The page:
Washington D.C., Jun 29, 2020 / 15:59 pm
In 2005, John Roberts' confirmation as Chief Justice of the U.S. Supreme Court was hailed by many pro-life groups as an encouraging sign in the fight against legalized abortion. With the right combination of Supreme Court justices, they hoped, the court would overturn the 1973 Roe v. Wade decision that established a nationwide "right to abortion."
Today, 15 years later, Roberts cast the deciding vote in striking down a Louisiana law requiring abortion doctors to have admitting privileges at a local hospital (June Medical Services, LLC v. Russo).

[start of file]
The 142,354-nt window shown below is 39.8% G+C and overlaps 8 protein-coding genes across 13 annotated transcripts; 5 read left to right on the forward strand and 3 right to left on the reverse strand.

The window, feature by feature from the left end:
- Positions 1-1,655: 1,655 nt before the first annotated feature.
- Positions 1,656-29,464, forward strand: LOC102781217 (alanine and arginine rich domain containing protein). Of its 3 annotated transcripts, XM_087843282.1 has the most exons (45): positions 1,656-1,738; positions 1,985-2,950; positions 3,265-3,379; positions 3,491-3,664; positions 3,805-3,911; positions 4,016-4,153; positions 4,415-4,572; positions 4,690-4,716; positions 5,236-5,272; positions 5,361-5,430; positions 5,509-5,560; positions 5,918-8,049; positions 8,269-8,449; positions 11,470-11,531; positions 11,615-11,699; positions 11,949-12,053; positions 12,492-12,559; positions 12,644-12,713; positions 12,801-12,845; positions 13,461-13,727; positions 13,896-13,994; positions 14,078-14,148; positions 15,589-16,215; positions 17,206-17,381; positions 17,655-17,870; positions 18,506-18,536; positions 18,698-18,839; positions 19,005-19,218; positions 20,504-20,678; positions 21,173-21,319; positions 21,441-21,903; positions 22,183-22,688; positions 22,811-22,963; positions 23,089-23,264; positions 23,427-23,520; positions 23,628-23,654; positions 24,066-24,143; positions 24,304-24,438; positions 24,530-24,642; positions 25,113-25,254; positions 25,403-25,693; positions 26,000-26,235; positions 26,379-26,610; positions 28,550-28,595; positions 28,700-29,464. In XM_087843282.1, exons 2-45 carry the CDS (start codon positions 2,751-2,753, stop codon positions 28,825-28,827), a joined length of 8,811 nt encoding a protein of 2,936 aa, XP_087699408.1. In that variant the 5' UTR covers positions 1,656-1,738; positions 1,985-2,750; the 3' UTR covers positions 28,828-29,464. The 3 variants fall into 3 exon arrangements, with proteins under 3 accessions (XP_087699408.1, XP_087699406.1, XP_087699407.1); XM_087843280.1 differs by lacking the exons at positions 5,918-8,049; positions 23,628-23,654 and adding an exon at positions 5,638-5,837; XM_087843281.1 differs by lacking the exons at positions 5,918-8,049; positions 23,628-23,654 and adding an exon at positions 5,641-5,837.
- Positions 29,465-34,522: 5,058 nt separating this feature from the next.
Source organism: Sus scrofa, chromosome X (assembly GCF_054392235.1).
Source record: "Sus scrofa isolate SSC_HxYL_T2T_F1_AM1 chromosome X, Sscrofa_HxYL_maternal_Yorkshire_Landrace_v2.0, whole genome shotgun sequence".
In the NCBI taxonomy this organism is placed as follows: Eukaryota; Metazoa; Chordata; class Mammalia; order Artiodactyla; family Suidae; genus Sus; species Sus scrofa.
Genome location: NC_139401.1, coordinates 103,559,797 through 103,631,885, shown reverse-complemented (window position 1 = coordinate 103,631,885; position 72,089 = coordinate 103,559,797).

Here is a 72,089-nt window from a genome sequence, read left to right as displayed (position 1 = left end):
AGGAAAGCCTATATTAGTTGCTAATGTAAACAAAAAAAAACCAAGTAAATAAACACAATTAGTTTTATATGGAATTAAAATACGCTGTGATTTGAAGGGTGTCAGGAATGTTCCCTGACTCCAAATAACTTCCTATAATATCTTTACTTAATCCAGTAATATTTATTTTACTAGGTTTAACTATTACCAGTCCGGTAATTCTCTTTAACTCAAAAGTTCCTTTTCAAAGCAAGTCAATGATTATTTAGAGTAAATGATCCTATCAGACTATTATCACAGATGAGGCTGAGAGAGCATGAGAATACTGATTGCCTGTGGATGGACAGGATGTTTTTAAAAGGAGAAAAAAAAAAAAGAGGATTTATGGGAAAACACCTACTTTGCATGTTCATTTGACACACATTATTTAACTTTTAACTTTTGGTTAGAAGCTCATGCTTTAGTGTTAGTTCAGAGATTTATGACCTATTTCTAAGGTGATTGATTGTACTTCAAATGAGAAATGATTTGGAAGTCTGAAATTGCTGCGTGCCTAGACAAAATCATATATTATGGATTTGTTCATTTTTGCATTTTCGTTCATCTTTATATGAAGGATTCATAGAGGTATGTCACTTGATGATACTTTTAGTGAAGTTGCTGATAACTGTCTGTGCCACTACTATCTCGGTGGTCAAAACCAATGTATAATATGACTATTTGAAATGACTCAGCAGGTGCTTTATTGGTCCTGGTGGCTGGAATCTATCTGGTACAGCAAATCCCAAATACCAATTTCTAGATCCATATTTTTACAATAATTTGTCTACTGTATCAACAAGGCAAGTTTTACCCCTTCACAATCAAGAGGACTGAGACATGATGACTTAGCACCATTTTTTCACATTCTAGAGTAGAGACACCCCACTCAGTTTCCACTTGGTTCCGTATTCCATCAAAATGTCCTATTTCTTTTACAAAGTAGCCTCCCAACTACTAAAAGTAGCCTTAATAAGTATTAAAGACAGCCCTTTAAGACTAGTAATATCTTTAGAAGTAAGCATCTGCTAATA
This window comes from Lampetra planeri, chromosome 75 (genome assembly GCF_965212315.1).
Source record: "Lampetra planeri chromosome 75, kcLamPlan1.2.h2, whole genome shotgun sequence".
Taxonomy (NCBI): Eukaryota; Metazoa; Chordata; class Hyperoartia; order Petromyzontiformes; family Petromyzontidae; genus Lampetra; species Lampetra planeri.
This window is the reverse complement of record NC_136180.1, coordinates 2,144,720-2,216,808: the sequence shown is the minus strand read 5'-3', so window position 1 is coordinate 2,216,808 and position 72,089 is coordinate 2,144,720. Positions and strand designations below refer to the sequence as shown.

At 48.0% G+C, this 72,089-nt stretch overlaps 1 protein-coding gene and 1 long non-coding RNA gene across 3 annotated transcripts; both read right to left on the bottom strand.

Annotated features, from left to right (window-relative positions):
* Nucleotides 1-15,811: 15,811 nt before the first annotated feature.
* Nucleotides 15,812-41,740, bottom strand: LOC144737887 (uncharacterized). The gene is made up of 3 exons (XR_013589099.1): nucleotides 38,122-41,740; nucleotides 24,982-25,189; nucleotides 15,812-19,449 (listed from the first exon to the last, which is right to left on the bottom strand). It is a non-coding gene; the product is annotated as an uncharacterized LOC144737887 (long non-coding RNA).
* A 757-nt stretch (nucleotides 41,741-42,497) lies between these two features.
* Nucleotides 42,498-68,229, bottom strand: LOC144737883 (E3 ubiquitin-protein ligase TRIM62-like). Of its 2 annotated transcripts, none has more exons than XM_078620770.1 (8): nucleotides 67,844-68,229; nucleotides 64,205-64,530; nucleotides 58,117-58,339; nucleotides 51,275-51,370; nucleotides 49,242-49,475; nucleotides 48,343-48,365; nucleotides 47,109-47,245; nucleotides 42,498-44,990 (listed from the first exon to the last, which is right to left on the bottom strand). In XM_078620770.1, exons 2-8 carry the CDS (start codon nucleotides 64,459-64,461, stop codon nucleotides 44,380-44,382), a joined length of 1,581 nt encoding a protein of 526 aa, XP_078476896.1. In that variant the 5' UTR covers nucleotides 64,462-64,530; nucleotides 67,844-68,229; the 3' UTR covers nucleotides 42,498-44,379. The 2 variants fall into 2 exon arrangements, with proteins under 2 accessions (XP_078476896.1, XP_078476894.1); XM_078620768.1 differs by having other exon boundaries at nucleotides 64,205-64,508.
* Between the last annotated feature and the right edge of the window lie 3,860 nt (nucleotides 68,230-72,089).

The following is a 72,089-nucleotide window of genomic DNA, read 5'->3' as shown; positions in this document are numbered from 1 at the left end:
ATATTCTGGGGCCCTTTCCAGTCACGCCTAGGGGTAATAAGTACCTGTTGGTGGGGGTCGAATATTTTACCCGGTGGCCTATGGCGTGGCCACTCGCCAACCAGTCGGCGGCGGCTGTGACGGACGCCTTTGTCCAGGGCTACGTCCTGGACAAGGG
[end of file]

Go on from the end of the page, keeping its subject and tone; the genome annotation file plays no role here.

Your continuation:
In his opinion, Roberts invoked the principle of stare decisis - the idea that if the court has already ruled on a certain issue, that precedent should generally be respected. He pointed to the court's decision in Whole Woman's Health v. Hellerstedt, which struck down a similar Texas law in 2016. Roberts dissented in the 2016 case. In today's opinion, he said he still thinks the Texas case was decided wrongly, but believes the principle of stare decicis means the question is settled, at least for now.
Stare decisis is not absolute. The court has overturned its previous decisions, in landmark decisions like Brown v. Board of Education and in many smaller and less noted cases. Roberts himself authored one such opinion last year (Knick v. Township of Scott). In this case, however, he says there is not sufficient reason to overturn the previous ruling, even if he believes it to be flawed. Because the Louisiana law in question in this case is similar to the Texas law, he believes the previous ruling should apply in this case as well.